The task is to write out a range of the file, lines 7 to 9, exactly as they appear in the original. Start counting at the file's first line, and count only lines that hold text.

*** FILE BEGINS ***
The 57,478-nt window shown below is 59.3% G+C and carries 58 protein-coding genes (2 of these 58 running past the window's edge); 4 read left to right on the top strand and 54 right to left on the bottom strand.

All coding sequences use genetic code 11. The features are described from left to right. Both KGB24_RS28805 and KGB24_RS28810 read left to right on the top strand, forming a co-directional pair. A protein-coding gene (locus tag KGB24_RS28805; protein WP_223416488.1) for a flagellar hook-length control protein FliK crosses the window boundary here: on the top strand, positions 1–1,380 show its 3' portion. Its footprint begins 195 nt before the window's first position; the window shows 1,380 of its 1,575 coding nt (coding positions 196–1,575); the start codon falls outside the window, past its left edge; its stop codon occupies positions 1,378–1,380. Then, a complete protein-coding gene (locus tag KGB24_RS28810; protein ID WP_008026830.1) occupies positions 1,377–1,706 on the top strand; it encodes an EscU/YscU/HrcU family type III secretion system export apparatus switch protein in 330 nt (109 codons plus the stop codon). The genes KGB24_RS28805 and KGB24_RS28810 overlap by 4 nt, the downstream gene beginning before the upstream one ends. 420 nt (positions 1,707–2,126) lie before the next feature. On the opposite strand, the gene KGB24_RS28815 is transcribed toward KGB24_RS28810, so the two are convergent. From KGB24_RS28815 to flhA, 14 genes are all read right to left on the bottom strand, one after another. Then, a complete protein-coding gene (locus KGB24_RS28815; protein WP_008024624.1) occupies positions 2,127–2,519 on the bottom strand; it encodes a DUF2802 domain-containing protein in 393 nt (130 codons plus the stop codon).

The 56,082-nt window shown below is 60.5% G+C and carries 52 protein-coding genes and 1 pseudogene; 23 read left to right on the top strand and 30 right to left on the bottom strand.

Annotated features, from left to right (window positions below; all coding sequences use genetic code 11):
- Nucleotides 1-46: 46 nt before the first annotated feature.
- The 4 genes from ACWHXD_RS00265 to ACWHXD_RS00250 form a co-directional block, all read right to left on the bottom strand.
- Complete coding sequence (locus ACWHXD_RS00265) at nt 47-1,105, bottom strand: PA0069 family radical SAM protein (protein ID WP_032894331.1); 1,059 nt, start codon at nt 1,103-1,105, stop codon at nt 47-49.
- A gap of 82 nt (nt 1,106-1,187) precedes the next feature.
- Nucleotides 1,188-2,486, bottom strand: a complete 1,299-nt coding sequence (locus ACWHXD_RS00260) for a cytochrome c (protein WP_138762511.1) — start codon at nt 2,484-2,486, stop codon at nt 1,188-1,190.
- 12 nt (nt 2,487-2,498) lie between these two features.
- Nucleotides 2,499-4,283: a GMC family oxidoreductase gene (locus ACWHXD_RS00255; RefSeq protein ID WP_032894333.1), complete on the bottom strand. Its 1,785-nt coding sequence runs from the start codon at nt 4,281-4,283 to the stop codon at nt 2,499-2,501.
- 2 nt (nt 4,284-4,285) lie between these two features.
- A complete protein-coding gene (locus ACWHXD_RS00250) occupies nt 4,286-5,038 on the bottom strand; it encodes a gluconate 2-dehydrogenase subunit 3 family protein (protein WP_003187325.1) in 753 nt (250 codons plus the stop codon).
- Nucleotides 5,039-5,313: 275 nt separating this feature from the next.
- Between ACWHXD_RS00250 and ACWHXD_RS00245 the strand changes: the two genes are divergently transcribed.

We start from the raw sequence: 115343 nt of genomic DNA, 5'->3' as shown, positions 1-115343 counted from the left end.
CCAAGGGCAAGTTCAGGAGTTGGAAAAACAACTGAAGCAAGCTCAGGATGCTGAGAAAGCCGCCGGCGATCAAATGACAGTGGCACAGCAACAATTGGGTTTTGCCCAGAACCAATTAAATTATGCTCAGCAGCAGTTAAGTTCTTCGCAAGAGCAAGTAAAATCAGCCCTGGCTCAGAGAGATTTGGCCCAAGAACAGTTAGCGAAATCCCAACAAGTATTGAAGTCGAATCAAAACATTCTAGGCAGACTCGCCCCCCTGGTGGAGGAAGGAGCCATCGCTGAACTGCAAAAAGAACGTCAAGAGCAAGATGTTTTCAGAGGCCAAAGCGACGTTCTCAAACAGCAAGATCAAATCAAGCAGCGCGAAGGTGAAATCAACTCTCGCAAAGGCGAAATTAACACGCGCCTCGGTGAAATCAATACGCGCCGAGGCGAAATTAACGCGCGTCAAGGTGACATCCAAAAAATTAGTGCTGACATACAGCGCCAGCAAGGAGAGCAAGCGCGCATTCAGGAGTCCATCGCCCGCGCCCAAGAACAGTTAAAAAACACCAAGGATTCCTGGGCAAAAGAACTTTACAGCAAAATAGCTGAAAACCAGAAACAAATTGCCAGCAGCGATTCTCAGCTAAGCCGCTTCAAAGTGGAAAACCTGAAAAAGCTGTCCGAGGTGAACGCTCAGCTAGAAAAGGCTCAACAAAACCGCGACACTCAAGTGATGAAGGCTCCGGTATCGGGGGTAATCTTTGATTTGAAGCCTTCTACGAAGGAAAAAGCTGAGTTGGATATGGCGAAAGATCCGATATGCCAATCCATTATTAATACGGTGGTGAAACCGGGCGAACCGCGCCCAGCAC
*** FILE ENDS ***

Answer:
- Complete coding sequence (locus ACWHXD_RS00265) at nt 47-1,105, bottom strand: PA0069 family radical SAM protein (protein ID WP_032894331.1); 1,059 nt, start codon at nt 1,103-1,105, stop codon at nt 47-49.
- A gap of 82 nt (nt 1,106-1,187) precedes the next feature.
- Nucleotides 1,188-2,486, bottom strand: a complete 1,299-nt coding sequence (locus ACWHXD_RS00260) for a cytochrome c (protein WP_138762511.1) — start codon at nt 2,484-2,486, stop codon at nt 1,188-1,190.